The Queen of My Self

By Edward Helmore

In the years since Cathi Hanauer’s bestselling anthology of life stories, the women she spoke to have new goals

In 2002, Cathi Hanauer published The Bitch in the House, a bestselling compilation of 26 life stories by women who felt they were carrying a disproportionate load in the home and in their lives.

They were angry and disillusioned, sexually unfulfilled, financially over-burdened, their menfolk were lazy and unappreciative, and their children messy – and that was just the start.


Fourteen years on, Hanauer reports, this same generation of women, now in their 40s and 50s, are happier. The children have left, husbands have been sidelined in many cases, and they are now free to redefine themselves in new and decidedly post-feminist ways – and all the better for it.

That, at least, is the broad premise of The Bitch is Back – a book in which Hanuer sets out to codify through personal accounts the gains women have made in an era of rapid, if uneven, personal and professional assertion.

“The theme of the first book was anger, women juggling careers and young children and feeling like feminism had failed them,” Hanauer said. “But now, as we’ve settled into early midlife, I’ve noticed that more women are making dramatic changes.” The changes she noticed women around her making include leaving marriages – sometimes for other women – having babies on their own, or choosing to live alone.

Statistics bear out her observations: 51% of women in the US are single, 43% of mothers are unmarried, women over 50 are now twice as likely to divorce as in 1990, half of divorces for those over 40 are initiated by women.

“It’s about how not to be the bitch in the house any more, about how not to be angry and disappointed, but about how you choose to get yourself happier in midlife.”

In the book, we meet a woman who plans to leave her husband because she is frustrated by his lack of sexual interest; another faces the opposite issue. A woman describes dating again in her 50s, others confront anxieties about appearance, health, loss, dating younger, dating older, not dating at all.

While no convenient marketing term has been coined for this phase – reckoning or reawakening, Hanauer suggests – these are ideas reconditioned from the 1960s that, thanks in part to technology but mostly to economic equalisation, have become part of the social mainstream.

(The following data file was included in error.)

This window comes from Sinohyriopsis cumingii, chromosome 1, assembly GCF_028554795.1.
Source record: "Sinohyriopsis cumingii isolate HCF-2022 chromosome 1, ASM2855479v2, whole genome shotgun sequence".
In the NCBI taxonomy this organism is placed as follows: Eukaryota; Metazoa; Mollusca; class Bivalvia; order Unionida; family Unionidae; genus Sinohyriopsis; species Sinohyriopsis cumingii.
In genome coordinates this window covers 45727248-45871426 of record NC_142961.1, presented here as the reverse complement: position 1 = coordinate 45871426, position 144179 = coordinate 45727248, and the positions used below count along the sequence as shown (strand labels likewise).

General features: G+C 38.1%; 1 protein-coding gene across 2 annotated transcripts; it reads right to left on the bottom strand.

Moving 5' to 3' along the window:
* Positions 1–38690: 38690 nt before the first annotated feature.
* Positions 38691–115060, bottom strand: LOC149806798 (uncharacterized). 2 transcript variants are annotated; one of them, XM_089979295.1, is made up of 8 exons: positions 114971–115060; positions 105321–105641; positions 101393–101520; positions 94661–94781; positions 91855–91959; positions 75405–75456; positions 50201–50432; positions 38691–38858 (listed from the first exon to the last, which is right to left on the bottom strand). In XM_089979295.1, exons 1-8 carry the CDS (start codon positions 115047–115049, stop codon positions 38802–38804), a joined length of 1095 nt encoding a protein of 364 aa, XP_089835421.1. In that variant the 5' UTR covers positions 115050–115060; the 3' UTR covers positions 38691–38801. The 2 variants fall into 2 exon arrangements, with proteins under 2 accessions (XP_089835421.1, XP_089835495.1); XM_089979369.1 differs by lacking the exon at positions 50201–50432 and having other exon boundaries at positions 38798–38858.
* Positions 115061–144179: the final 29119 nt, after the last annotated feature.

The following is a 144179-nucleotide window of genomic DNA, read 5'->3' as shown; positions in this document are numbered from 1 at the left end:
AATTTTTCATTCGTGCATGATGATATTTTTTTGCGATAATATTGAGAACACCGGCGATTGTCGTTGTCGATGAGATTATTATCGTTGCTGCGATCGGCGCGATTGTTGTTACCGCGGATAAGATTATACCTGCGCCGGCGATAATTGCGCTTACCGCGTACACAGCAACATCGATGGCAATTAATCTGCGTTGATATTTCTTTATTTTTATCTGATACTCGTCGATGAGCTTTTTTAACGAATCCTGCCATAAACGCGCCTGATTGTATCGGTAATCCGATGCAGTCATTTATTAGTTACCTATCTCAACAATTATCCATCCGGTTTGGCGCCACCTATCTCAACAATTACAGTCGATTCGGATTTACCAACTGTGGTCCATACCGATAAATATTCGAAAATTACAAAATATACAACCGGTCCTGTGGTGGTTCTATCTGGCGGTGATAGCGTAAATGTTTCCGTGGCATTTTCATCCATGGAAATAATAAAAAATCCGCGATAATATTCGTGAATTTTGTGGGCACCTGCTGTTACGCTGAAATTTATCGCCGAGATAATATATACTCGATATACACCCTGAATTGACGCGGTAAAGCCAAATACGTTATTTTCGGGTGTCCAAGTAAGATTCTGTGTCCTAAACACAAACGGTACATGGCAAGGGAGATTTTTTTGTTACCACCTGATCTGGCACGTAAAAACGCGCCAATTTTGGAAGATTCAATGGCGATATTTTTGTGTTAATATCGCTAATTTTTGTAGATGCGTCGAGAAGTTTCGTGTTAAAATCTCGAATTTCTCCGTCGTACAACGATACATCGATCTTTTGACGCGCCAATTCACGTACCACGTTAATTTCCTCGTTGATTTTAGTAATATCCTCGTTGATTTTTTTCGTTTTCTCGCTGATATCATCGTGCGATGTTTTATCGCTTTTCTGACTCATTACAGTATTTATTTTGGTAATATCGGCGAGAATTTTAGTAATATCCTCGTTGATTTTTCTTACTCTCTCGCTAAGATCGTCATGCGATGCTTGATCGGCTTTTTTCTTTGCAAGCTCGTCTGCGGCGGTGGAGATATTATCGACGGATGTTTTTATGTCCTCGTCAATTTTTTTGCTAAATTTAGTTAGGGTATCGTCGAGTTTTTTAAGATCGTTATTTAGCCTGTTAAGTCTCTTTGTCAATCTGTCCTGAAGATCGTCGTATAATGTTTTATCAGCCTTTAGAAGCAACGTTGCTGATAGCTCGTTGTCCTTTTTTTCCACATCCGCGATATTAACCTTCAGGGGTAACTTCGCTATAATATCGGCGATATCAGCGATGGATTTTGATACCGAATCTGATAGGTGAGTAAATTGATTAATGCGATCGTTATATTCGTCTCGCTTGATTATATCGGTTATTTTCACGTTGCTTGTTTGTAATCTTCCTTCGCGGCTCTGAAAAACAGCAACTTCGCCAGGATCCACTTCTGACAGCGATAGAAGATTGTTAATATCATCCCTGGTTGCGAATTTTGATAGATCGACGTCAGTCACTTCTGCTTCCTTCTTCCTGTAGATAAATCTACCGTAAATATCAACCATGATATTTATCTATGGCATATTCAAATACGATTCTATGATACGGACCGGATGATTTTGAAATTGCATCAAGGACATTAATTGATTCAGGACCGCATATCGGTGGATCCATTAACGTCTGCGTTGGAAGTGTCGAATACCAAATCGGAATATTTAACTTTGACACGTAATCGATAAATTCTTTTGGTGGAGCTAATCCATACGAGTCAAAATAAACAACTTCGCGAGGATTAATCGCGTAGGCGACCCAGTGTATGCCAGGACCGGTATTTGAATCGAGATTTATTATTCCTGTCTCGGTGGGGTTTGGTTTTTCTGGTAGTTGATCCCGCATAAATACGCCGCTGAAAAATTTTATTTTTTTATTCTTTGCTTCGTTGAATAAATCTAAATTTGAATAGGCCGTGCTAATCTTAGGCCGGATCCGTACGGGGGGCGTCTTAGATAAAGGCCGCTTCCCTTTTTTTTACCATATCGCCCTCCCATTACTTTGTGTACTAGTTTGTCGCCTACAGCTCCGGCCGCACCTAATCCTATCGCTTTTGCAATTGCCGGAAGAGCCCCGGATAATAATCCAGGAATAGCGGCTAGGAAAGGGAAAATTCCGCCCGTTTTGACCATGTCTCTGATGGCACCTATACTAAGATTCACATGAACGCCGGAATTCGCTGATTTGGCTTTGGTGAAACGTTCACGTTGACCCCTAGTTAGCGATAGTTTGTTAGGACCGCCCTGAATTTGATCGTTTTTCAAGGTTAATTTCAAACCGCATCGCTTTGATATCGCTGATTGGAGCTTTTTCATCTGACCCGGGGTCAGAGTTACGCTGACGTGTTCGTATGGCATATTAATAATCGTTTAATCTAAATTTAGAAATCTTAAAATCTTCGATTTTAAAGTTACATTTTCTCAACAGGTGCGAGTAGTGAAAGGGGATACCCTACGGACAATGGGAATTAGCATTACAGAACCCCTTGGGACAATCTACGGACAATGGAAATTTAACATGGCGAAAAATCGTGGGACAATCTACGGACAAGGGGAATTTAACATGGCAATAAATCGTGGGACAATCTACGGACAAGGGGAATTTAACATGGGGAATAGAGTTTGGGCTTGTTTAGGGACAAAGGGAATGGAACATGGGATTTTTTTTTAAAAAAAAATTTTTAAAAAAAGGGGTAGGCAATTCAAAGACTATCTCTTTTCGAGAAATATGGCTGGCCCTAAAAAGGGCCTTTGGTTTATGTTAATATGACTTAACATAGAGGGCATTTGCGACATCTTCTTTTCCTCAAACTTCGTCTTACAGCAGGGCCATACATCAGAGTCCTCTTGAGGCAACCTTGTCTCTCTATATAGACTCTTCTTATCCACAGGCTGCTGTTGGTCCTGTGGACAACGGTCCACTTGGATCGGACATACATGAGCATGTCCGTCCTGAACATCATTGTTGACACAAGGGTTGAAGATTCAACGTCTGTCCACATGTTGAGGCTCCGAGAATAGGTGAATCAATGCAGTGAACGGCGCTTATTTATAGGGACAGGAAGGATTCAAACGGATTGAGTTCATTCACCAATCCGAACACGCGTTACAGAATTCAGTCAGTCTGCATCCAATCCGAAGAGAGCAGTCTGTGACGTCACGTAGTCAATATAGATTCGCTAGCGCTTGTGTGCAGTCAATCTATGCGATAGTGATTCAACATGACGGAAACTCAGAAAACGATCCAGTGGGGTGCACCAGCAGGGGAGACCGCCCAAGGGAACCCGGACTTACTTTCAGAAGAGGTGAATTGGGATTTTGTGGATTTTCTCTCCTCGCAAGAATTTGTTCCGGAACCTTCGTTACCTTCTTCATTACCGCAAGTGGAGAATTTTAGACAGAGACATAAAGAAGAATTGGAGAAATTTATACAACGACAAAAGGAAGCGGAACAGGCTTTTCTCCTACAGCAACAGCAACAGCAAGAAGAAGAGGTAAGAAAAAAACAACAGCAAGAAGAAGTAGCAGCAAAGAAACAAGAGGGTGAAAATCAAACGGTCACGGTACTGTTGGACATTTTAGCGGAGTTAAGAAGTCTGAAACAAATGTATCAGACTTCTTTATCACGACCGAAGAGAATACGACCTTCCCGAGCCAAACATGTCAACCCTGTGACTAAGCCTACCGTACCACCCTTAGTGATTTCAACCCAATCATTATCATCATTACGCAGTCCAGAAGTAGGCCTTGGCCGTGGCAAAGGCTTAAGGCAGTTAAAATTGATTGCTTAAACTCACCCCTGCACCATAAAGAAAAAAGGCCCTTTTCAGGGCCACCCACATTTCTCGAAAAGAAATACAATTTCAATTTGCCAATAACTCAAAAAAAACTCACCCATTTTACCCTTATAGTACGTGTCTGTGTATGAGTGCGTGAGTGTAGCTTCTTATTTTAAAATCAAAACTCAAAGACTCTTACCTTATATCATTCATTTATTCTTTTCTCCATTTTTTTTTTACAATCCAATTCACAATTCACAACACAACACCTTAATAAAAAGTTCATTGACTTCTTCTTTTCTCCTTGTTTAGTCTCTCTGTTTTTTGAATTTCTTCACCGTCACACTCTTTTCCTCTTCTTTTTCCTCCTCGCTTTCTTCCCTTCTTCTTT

“Back then it was the radicals and the fringe; now everyone talks about this,” Hanauer says. “As women have become stronger economically, they’ve started to be able to say the things they have thought for a long time.”

Traditionally, she says, we have heard a lot about the male midlife crisis but much less about a comparable phase for women. “Midlife used to be the time a lot of women started to feel invisible but now we’re able to ask, am I happy in this marriage? Am I happy in this town? Am I happy in this job?”

The choice, she says, is to calcify or decide to make things better: “Early midlife is a last chance to do that.” But not everyone, she says, needs a radical overhaul: “Frustrations are normal, so for many women it’s a matter of adjusting expectations and making a few subtle adjustments.”

There’s still an element of disquiet about the use of the word “bitch” in the title. In September, the New York Times used the title “The bitch America needs” for a pro-Hillary Clinton political opinion piece. The choice drew widespread criticism, with some readers writing in to say that the paper had stooped to tabloid titillation.

For Hanauer, the title was conceived partly as a response to Virginia Woolf and her riposte to a 19th-century poem by Coventry Patmore, The Angel in the House, about the passive qualities of his perfect wife. Woolf thought the repressive ideal of women represented by the poem was still so potent that she wrote, in 1931, “Killing the Angel in the House was part of the occupation of a woman writer.”

Hanauer says that while some women were dismayed by the title, others recognised themselves. “They thought, yes, that’s me. They said they felt angry and mean and didn’t want to feel that way. But they were also strong and assertive,and that’s the good definition of the bitch in the house – even when we’re not being angelic.”

“There are so many different ways to do things, different ways to be and ways to be happy. The main thing is to figure out what works for you,” says Hanauer.

“There’s no normal. No right or wrong. It’s just yourself, your happiness and your obligations – and how to combine those to have a better, more content life.”

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Donna Henes is the author of The Queen of My Self: Stepping into Sovereignty in Midlife. She offers counseling and upbeat, practical and ceremonial guidance for individual women and groups who want to enjoy the fruits of an enriching, influential, purposeful, passionate, and powerful maturity. Consult the MIDLIFE MIDWIFE™

The Queen welcomes questions concerning all issues of interest to women in their mature years. Send your inquiries to



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